In an interview a few weeks ago I was asked which five works of art I would chose to own if I was a collector. A work of art from any period in history. It sounded to me like my very own desert island discs hit list, the ultimate fantasy forage, despite the fact Kirsty Young wasn’t sat in front of me.
I am basing this on the radio show and so have chosen 7 works of art to take with me to put on display in my hand built wooden shack gallery space on my desert island. Here are my Desert Island Artworks:
1. Valentin Serov, ‘Ida Rubinstein’, 1910
Without sounding too cheesy, this is the first painting that ever caught me be surprise. Continue reading
Yesterday I realised it really is worth being friends with The Royal Academy. Last night I spent around three hours wandering through their latest exhibition: Sensing Spaces. Seven leading architects from around the world have designed installations to transform the Royal Academy’s galleries. It is innovative and incredibly refreshing and I already want to go back again.
As you enter the gallery you are at a crossroads. A huge wooden structure enticing you to the left, a metallic arch in front, and a dark silent room to your right. The first room is an introductory room – with two sleek tables topped with interactive iPads explaining who the architects are and what concepts lie behind their installations. But all I want to do is go and explore. Cleverly the RA have made no narrative or set path to follow. This exhibition is more about becoming aware of the spaces around you as you enter them, not about following a story. Continue reading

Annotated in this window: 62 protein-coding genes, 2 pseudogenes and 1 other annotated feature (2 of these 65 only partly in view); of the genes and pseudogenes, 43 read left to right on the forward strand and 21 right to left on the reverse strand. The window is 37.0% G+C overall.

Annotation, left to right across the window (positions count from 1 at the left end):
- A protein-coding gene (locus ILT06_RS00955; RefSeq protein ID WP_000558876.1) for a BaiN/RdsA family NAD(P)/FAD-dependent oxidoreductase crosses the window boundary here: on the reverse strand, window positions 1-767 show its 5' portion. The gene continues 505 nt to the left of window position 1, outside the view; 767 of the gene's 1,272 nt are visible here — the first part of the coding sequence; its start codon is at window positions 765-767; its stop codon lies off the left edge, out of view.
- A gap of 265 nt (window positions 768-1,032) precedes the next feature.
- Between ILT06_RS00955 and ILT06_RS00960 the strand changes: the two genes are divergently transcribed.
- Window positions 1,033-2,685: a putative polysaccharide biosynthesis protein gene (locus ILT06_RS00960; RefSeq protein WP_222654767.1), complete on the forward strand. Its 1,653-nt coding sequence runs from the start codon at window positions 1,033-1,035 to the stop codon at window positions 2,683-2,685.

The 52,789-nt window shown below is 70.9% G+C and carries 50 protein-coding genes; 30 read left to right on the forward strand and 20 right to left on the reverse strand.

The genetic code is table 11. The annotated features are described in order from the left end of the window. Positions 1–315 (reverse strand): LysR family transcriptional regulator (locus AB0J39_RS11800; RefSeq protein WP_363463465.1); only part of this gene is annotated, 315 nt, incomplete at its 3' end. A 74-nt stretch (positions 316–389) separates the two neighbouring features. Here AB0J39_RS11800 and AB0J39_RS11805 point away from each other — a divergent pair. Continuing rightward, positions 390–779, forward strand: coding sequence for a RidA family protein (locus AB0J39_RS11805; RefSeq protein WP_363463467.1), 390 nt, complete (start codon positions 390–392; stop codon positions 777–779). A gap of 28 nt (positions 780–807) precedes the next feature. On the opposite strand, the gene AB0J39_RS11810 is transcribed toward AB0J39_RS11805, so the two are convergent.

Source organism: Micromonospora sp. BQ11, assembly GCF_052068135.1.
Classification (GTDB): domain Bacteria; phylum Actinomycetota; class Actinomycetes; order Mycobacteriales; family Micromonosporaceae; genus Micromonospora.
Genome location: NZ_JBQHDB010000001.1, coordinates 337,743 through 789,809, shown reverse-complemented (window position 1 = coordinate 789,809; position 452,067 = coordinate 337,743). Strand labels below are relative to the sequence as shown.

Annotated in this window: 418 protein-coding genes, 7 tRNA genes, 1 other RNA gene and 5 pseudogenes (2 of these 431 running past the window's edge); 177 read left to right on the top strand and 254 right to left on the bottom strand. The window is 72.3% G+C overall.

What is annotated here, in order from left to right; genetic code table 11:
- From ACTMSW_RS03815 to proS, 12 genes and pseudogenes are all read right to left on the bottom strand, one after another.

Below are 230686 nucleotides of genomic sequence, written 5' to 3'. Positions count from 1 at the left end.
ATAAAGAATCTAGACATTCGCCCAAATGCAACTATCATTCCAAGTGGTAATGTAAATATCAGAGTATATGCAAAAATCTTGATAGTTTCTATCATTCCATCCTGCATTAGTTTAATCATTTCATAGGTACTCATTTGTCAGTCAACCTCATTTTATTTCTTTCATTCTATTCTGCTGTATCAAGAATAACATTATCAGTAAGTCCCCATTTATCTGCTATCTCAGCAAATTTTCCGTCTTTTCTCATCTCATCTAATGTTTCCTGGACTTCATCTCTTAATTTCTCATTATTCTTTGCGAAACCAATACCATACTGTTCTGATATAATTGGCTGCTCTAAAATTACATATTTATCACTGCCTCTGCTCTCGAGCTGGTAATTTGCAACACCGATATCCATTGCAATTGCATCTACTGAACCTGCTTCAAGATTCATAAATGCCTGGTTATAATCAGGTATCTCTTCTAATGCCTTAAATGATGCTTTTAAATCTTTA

Me with Joseph Cornell’s Setting for a Fairytale (far left), 1942
“All children, except one, grow up.” Joseph Cornell did not grow up. In fact he supposedly only entered adolescence when he was in his 60s. He was the living Peter Pan who remained a child for most of his life. Cornell is a fascinating artist. Fascinating through his character, his creativity, his imagination. Fascinating for the imaginary alternate life he created and and nested in through the magical boxes he created.
It was my university lecturer Carol Mavor who introduced me to Cornell as being like Peter Pan. She writes about art through a fairytale tinted lens; so enthusiastic in her research that it’s all engrained in some dark forest in my head. So I’m foraging through my memories of her teaching me and further into the compelling character of Joseph Cornell. Continue reading